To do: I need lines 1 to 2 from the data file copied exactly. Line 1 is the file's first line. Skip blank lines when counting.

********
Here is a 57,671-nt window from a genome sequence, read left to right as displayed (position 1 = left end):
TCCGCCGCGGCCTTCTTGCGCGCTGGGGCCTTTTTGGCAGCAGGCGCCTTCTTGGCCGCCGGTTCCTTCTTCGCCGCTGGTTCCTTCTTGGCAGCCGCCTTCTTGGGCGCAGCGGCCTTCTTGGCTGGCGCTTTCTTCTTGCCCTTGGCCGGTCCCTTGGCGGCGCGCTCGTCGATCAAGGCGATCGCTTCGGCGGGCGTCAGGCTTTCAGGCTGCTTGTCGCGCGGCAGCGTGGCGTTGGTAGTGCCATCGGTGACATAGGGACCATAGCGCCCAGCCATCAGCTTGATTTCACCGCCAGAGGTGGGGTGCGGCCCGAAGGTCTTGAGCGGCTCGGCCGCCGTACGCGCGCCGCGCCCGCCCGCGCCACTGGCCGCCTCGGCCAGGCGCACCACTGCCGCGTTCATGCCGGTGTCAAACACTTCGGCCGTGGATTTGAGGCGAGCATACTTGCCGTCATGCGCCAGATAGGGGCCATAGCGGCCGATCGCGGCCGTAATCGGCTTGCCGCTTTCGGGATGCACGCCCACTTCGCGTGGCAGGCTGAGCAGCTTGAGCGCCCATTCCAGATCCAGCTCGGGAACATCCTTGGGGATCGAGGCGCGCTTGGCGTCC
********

Here is a 57,671-nt window from a genome sequence, read left to right as displayed (position 1 = left end):
TCCGCCGCGGCCTTCTTGCGCGCTGGGGCCTTTTTGGCAGCAGGCGCCTTCTTGGCCGCCGGTTCCTTCTTCGCCGCTGGTTCCTTCTTGGCAGCCGCCTTCTTGGGCGCAGCGGCCTTCTTGGCTGGCGCTTTCTTCTTGCCCTTGGCCGGTCCCTTGGCGGCGCGCTCGTCGATCAAGGCGATCGCTTCGGCGGGCGTCAGGCTTTCAGGCTGCTTGTCGCGCGGCAGCGTGGCGTTGGTAGTGCCATCGGTGACATAGGGACCATAGCGCCCAGCCATCAGCTTGATTTCACCGCCAGAGGTGGGGTGCGGCCCGAAGGTCTTGAGCGGCTCGGCCGCCGTACGCGCGCCGCGCCCGCCCGCGCCACTGGCCGCCTCGGCCAGGCGCACCACTGCCGCGTTCATGCCGGTGTCAAACACTTCGGCCGTGGATTTGAGGCGAGCATACTTGCCGTCATGCGCCAGATAGGGGCCATAGCGGCCGATCGCGGCCGTAATCGGCTTGCCGCTTTCGGGATGCACGCCCACTTCGCGTGGCAGGCTGAGCAGCTTGAGCGCCCATTCCAGATCCAGCTCGGGAACATCCTTGGGGATCGAGGCGCGCTTGGCGTCC